- 40 cm high
- cast from the original
- alabaster plaster
- Greek and Roman
- 270 AC
- 40 cm high
- Capitoline Museums, RomeSi apre in una nuova finestra
Photo: Maurizio Bolognini. Museo Tattile Statale Omero Archive.
In the Museo Omero’s Greco-Roman area, there is a plaster copy of an original corner fragment from a marble sarcophagus of 270 CE on display in the Musei Capitolini.
The copy, taken from a true cast, is about 40cm high and shows us the left side of a lion’s face with open jaws and a ruffled mane. The sculptor has greatly accentuated the folds of the skin on the roaring lion’s nose and brow – folds that are also clearly perceptible to the touch. Beside the lion’s head, part of a female figure leans against its luxuriant mane – only her face and upper body, in right profile, have survived. The girl is looking upwards, with her hair gathered behind her neck. She is wearing a chiton, a sleeveless tunic and her arm is folded across her stomach.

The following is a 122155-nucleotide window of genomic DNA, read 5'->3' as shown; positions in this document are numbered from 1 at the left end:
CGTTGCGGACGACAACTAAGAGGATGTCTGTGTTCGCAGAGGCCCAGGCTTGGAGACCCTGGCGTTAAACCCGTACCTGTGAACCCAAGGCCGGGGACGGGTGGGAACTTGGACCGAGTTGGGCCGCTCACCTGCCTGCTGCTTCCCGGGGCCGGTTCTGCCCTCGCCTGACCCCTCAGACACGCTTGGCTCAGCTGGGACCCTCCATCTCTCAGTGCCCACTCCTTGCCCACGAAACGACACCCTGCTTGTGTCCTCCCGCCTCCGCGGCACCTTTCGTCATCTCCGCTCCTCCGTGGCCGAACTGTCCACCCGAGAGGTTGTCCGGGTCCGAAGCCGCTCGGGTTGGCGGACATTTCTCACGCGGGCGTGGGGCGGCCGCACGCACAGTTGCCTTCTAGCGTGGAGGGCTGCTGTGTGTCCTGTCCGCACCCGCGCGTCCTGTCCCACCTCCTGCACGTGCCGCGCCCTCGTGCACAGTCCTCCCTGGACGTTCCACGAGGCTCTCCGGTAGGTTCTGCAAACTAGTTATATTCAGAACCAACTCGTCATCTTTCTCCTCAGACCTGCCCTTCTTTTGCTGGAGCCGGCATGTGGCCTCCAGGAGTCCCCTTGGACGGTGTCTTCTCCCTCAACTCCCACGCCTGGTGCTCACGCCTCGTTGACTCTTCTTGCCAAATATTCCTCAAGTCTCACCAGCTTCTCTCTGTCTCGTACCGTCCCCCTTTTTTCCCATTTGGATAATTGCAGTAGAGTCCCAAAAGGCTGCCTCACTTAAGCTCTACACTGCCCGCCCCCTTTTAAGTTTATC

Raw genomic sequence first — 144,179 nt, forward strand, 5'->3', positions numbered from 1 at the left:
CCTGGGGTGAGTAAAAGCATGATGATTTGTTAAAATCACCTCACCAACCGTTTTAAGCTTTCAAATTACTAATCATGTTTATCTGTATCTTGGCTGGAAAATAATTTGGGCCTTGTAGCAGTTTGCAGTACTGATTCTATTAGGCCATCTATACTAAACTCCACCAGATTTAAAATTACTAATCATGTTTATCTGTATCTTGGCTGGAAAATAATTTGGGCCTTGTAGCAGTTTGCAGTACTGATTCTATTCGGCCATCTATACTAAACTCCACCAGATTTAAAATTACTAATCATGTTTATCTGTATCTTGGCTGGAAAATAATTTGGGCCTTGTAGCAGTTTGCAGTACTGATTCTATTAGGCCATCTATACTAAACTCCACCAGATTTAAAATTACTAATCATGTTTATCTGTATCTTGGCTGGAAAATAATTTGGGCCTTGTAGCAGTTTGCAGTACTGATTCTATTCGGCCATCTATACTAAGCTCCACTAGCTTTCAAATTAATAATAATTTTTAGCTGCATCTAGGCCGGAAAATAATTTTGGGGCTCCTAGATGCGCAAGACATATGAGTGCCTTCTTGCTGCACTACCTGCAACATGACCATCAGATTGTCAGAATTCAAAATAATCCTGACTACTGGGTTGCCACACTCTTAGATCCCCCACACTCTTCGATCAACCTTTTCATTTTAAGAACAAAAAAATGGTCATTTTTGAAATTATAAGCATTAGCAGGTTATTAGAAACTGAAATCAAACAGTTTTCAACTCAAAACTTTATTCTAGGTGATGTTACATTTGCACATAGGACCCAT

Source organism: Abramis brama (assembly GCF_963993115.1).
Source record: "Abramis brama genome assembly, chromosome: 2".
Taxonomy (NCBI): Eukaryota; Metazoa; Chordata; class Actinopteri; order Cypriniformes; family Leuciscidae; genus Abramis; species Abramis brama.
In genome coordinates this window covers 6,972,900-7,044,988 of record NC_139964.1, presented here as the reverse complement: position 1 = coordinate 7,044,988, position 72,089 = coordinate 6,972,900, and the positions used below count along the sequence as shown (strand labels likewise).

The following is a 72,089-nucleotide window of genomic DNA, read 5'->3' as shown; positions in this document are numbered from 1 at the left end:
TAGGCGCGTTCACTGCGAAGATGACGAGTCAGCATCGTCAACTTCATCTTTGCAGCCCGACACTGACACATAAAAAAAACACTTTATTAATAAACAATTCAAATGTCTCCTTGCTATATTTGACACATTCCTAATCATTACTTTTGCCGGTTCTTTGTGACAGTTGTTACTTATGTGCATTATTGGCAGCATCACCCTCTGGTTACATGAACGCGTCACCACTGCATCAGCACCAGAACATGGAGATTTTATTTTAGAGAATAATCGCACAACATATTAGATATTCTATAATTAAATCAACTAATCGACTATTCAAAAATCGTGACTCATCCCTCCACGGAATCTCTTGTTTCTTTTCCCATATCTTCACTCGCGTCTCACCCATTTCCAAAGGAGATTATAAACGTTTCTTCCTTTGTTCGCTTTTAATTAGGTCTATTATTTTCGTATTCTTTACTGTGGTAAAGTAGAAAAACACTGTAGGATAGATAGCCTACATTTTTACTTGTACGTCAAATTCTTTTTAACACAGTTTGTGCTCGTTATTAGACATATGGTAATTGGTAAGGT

The image seems to refer to classical iconography: the lion, king of animals and a symbol of strength, often appeared in the retinue of pagan goddesses in ancient times.
Chromatically, both the original and the copy are off-white.
On a tactile level, the contrast between the smooth and the deeply-worked areas of the fragment is striking.
The use of stone or marble sarcophagi was common in Roman culture, particularly from the age of Hadrian onwards (from 100CE), and lasted into the Christian era.
The decorative elements are generally festoons and masks, which accompany sculptural reliefs depicting scenes of war or everyday life. However, motifs referring to the Muses and mythological scenes are also frequent.
The fragment on show at the Museo Omero probably came from a “vat-type” sarcophagus, similar in shape to an inverted trapezoid with rounded-off ends. The image of a lion was quite frequently used on this type of tomb, whose form actually derived from the vats used for fermenting wine which was tapped through a lion’s mouth.